Don’t miss the Fall 2018 Issue of True Crime: Case Files Magazine! Here is a preview of this dynamic issue:

 https://view.joomag.com/true-crime-case-files-fall-2018-edition-fall-2018/0141191001531156380?short

Part 2 of my story  on the mysterious death of beautiful Rebecca Zahau begins on page 7. On the morning of July 13, 2011, Rebecca was found hanging by a noose from the second-story balcony of the Spreckels Mansion in world famous Coronado, California. Her body was nude, making the red rope wrapped around her neck, and binding her arms behind her back, and feet even more prominent. A blue t-shirt was wrapped around her neck and a gag placed harshly in her mouth. Rebecca’s death was ruled a suicide, but a jury in a wrongful death trial found it to be murder. Come with me inside the courtroom for this unforgettable case.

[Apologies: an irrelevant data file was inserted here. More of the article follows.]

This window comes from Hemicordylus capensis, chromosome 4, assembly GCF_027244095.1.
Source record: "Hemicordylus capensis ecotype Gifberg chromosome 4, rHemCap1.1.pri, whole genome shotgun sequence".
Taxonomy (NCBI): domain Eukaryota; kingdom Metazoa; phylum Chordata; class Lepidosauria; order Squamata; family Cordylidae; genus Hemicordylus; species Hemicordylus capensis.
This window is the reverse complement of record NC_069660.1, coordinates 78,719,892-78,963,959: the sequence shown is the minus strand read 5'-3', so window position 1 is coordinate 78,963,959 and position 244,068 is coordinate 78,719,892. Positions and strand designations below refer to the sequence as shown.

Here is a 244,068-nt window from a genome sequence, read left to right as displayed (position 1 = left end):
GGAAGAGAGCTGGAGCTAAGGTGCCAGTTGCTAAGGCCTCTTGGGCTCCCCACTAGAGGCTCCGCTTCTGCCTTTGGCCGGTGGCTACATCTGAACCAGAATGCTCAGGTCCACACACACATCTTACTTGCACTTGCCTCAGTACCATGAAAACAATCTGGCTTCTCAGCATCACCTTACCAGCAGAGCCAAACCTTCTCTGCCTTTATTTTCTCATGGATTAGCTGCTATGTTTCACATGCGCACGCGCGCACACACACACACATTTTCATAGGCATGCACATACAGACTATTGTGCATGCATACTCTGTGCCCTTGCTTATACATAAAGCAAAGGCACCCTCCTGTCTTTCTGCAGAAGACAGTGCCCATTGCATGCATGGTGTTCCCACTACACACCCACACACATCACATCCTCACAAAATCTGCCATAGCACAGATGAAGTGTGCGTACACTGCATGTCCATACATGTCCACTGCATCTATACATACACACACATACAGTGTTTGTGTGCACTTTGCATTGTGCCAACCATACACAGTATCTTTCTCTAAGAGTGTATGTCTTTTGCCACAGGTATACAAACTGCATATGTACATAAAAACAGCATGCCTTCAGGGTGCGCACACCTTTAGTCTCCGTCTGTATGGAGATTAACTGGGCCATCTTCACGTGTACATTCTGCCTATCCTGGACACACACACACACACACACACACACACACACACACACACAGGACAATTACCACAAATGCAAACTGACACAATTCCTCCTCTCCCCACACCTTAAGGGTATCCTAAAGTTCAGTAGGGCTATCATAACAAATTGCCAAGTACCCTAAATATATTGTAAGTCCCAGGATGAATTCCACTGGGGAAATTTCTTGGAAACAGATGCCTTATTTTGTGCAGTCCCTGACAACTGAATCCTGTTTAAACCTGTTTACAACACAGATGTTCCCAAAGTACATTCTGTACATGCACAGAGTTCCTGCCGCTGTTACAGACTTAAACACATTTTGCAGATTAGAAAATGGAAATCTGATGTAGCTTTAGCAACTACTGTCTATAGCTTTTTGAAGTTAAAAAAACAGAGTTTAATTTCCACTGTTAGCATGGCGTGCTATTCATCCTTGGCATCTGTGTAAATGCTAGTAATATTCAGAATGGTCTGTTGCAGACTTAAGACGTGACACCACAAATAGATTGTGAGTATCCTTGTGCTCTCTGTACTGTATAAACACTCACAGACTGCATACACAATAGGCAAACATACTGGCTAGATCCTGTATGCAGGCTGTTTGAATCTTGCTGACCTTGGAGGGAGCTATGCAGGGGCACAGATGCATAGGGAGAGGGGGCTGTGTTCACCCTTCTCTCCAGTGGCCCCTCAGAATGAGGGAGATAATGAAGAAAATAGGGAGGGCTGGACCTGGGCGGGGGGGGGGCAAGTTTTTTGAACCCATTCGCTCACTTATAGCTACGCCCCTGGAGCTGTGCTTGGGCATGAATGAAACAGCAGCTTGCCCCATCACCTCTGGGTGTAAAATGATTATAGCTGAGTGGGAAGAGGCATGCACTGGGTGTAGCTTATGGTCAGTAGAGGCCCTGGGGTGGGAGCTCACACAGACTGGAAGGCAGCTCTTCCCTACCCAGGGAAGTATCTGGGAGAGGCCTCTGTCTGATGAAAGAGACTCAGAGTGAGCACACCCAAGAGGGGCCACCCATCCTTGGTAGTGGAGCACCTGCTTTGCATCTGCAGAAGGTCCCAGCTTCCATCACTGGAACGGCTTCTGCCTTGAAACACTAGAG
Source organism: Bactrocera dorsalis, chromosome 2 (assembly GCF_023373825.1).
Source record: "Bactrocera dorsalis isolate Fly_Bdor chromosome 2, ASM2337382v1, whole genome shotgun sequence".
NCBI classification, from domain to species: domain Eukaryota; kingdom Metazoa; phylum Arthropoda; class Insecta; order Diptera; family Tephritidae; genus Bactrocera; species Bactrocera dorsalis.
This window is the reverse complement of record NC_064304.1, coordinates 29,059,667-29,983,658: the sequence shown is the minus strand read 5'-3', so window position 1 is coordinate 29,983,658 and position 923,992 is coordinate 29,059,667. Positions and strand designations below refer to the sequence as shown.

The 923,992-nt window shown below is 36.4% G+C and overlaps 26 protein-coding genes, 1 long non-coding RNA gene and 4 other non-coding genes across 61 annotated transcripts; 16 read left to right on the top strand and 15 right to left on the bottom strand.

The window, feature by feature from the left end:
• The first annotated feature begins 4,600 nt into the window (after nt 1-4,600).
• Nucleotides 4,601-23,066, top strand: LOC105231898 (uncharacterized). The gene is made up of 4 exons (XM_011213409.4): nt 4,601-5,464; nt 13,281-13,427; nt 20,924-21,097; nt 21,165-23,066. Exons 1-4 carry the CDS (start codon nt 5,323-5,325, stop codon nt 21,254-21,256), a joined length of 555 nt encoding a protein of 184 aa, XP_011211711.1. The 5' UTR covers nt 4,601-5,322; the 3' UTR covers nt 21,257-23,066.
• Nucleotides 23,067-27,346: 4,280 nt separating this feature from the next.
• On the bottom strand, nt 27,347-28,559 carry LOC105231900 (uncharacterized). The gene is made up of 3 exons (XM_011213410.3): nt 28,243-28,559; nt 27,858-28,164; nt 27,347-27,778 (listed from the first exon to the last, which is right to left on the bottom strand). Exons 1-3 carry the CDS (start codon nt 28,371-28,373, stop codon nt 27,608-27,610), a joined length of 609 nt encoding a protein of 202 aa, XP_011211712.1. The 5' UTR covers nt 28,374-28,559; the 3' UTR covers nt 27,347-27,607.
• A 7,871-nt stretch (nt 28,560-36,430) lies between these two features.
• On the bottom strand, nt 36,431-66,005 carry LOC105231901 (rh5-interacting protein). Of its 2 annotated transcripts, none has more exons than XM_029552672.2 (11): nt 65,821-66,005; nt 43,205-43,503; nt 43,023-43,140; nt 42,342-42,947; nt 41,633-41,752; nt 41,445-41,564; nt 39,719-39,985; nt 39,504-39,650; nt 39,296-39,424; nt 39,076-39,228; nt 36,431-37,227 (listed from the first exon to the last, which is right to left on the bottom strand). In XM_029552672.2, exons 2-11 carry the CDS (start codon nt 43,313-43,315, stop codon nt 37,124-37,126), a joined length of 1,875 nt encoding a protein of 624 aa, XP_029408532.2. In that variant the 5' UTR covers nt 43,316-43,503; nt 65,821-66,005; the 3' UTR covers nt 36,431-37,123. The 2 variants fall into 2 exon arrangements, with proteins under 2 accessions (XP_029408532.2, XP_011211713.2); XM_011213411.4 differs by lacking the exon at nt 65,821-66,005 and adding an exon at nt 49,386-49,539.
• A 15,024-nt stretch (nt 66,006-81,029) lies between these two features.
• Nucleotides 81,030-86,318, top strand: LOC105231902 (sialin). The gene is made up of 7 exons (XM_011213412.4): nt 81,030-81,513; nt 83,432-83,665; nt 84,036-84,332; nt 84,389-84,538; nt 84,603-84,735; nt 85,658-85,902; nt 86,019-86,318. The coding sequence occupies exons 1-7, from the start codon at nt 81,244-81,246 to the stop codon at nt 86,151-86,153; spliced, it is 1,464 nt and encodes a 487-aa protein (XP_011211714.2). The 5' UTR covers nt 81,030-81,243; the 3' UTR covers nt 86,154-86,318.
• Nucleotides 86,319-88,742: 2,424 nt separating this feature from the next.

Another gripping and heartbreaking case is the murder of twenty-year-old Maithem Alfuraiji by his best friend Salvador Sanchez. My story “The Snapchat Killer: Was He Legally Insane When He Killed His Best Friend?” starts on page 38 and takes you into the courtroom where a defense of not guilty by reason of insanity is offered up. Why did Salvador Sanchez, a youth fresh from high school, who had spent months fully immersed in his church youth group, and filled with a faith he was eager to share suddenly turn into a killer? On the night of April 22, 2017, nineteen-year-old Salvador Sanchez clothed himself in all white because it was symbolic and pure, before heading out to kill Maithem. Salvador then immediately posted videos to Snapchat, boasting and joking about what he had done.Was Salvador a cold and callous murderer as the prosecution contended? Or did he suffer a psychotic break, overcome by mental illness, believing he must kill in order to save others as the defense propounded? Was there really a vision that Maithem’s reckless driving would cause the death of 20 children and Salvador alone was called upon to stop it? Or was this a manufactured excuse concocted to save himself? Or did the answer somehow lie in Salvador’s unstable childhood, born to a thirteen-year-old mother who at times suffered from mental issues, bounced from home to home, and exposed to fanatical religion? Or was the answer more straightforward: a marijuana induced psychosis?